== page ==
Depressingly, none of the government’s initiatives to level up the region, under whatever name – LEPs, combined authorities or devolution deals – appear to have resulted in any significant improvement. Indeed, all have coincided with declines in the relative positions of their corresponding geographical areas of responsibility.
But the more detailed break-down by smaller geographies is worth examining, for it tells a more nuanced story and holds lessons for the future.
On June 30 this site discussed a report from the Resolution Foundation which suggested that the way to increase the productivity of the UK’s provincial cities was to increase its human capital, graduate share of the workforce and population size.
Human capital, when discussed alongside factors such as intellectual property and graduate share of the workforce, suggests professional, white-collar services, or perhaps the digital and creative sector.
That is certainly one approach to raising productivity and has clearly worked for London, the South East and the Oxford-Cambridge corridor for many years. But the new statistics suggest it is not the only way.
Human capital can mean blue-collar as well as white-collar skills. Few can believe that Stockton and Sunderland have above-average productivity because they have London-Oxford-Cambridge types of economy. Their human capital takes the form of highly skilled workers like those at Nissan Motor Manufacturing and its supply chain, and similar productions facilities rather than white-collar professional service providers.
That is why developments like Teesworks, the International Advanced Manufacturing Park at Sunderland-South Tyneside, battery factories like Britishvolt and Envision and the other green industrial developments on the Tyne, Wear and Tees and at Blyth are the right path for the region to be following.
They require investment in skills at both higher and further education levels, particularly in the STEM subjects – science, technology, engineering and mathematics.
That is the way the North East will raise its productivity up to or above the national average – not by becoming a second-rate copy of London and the South-East but a better version of itself as it has been since the industrial revolution, a first-rate producer of goods.
There remains the question of Newcastle as regional capital. To be sure, it has industrial areas to which the same considerations apply as to Stockton, Sunderland and other parts of the region. But it also has a city centre providing professional white-collar services, where there would be a benefit from more white-collar graduates, as well as retail, hospitality, leisure and entertainment sectors which would benefit from a larger city-region population.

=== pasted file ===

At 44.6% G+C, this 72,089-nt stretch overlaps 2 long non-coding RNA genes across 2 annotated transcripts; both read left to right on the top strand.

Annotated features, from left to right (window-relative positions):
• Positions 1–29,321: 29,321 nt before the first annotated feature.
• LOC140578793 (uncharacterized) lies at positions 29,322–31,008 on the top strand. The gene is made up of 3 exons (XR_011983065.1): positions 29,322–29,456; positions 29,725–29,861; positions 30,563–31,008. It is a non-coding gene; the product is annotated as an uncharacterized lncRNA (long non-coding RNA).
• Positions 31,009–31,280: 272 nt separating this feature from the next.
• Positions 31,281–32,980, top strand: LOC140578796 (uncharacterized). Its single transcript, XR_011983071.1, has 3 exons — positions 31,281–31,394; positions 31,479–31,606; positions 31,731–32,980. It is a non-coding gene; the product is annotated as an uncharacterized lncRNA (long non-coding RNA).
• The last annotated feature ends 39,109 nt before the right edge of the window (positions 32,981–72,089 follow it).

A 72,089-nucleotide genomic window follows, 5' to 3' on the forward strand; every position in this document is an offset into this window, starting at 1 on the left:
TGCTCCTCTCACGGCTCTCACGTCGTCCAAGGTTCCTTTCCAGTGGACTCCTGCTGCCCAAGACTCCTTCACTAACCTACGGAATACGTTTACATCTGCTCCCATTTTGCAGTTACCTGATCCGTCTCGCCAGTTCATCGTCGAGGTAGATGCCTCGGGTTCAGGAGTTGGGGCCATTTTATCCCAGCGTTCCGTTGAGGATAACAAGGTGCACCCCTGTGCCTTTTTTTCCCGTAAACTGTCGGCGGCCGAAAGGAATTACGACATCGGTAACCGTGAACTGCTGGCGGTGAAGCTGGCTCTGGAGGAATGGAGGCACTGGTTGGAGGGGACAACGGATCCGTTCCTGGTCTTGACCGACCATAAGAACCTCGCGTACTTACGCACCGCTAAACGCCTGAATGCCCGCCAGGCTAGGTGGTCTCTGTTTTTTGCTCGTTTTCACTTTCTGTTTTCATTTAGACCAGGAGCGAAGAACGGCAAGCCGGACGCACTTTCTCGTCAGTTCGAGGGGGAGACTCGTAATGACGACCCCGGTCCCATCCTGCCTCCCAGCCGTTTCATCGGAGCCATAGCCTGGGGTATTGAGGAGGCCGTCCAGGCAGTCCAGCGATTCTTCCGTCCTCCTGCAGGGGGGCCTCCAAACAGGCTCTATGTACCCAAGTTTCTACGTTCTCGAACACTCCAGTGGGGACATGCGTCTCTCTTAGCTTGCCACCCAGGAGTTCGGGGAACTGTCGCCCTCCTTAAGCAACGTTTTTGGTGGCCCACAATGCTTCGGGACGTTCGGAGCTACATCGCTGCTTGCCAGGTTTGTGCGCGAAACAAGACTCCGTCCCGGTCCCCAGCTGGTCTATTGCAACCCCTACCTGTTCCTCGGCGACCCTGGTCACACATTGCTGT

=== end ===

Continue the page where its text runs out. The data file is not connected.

More graduates, it can reasonably be hoped, will become available as the job opportunities for them arise – either by young people staying in the region after completing university here or returning after graduating elsewhere.
A larger population, it might be thought, cannot be conjured out of thin air – though Newcastle did see an increase in residents of 7.1% between the 2011 and 2021 censuses, the only part of the region to see an increase in its number of residents.
But if actual population cannot be increased more quickly, effective population can be by improving local public transport so more people can travel into the city either to work or to enjoy its leisure facilities. That is why the Northumberland rail line currently under construction is so important and why the Leamside Line, other rail and Metro extensions and bus service improvements are such a priority.
To the extent that North East leaders are prioritising skills and public transport, they are on the right track to a high-productivity, high-pay region. It is just a frustration that politicians, whether national or local, cannot get their act together to deliver.
Six years after the North East Combined Authority (NECA) rejected a devolution deal local politicians have still not cleared up the governance mess they created and found a way of collaborating across the Tyne. And now, to add to the uncertainty and paralysis, national politicians have created turmoil at Westminster, leaving North East devolution and levelling up in limbo again for an unknown period and with an unknown outcome. Meanwhile all the North East public can do is look on, ill-informed at best and even in the dark. As far as devolution and levelling up are concerned, democratic accountability this is not.